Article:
Cement company ties up with public, private sectors to address waste woes


To help reduce the impact of the trash it has been generating, a cement firm has been offering waste coprocessing to its partner communities and entities.


Coprocessing is a common method by cement manufacturers the world over that recovers the energy and mineral content of wastes that serve as substitute fuels or alternative raw materials to produce cement in a single operation.


The process fully burns litters, such as plastics, at 1,450 degrees Celsius in a kiln chamber, retrieving from them thermal and mineral properties that provide the energy needed to make cement.


In the Philippines, where the most common garbage disposal methods are thermal destruction and chemical or physical treatment, they still end up in landfills in the form of ashes and treated wastes.


With coprocessing, wastes are not merely transformed into a productive cement product, it also helps lower greenhouse-gas emissions, minimize waste handling costs, and supports sustainable solutions in solving the perennial plastic problem in the country.


Republic Cement has optimized the use of alternative fuels, such as rice husk, saw dust and refuse-derived fuel as a substitute for its fossil fuel needs.


Using these materials as power source proved to be more eco-friendly, moving it closer to zero waste and lower carbon emissions.


The company’s plants are equipped with state-of-the-art continuous emission monitoring systems that are calibrated and maintained.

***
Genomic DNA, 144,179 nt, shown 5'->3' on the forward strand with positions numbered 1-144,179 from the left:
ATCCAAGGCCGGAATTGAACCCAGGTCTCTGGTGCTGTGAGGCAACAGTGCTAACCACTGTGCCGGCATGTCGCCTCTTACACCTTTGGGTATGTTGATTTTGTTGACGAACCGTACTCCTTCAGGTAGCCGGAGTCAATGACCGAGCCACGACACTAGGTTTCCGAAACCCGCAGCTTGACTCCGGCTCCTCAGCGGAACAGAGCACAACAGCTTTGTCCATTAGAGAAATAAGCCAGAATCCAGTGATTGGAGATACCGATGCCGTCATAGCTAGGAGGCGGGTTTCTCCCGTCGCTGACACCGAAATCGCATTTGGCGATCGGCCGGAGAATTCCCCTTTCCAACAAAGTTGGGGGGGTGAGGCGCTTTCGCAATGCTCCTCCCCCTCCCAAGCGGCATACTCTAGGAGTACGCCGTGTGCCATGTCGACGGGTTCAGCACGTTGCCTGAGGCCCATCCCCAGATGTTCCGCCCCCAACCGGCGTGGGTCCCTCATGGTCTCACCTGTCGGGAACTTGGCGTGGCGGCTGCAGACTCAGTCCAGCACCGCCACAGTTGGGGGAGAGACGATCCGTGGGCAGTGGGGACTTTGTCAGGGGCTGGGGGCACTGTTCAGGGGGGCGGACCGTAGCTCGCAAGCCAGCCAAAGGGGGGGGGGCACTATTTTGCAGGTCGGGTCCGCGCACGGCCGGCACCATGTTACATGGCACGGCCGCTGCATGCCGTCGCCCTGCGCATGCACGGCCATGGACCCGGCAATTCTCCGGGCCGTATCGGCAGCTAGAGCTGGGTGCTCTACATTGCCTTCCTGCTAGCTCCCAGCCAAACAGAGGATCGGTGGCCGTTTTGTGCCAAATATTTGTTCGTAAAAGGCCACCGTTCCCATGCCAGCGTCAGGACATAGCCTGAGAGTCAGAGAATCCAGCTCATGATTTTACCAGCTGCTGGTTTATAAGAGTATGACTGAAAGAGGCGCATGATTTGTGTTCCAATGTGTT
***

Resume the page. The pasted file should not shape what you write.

The Environmental Management Bureau of the Department of Environment and Natural Resources is mandated to guarantee businesses’ compliance to emission limits and other regulatory requirements.


While the firm offers coprocessing services to fast-moving consumer goods firms, the perpetual challenge of collecting and segregating wastes remain a tedious task.


Based on scientific estimates, around 80 percent of branded plastic residual wastes found in the ocean are from food packaging.


So to encourage businesses to at least mitigate their production of such rubbish, Republic Cement offers “Plastic Neutrality” option to partners.


This initiative aims to decrease single-use plastics and converting wastes into resources which in the case of the cement manufacturer is an alternative fuel.


Last year, Republic Cement signed partnerships with companies seeking to become plastic neutral. They are Nestlé, Century Pacific Food and Shakey’s Pizza Asia Ventures.


“With more Filipino companies embracing the plastic-neutrality concept, we are confident that we will continue to make strides for a greener and stronger Republic,” said Nabil Francis, chief executive officer of Republic Cement.


Besides the private sector, the company has, likewise, tied up with local government units, including the City of Manila; Valenzuela; Paete and Liliw in Laguna; Norzagaray and San Jose del Monte in Bulacan; Teresa in Rizal; Taysan and Lipa City in Batangas; and San Fernando, Lubao,w Sasmuan and Mexico in Pampanga.



This story was written by Roderick Abad and was first published in Business Mirror on August 16, 2020.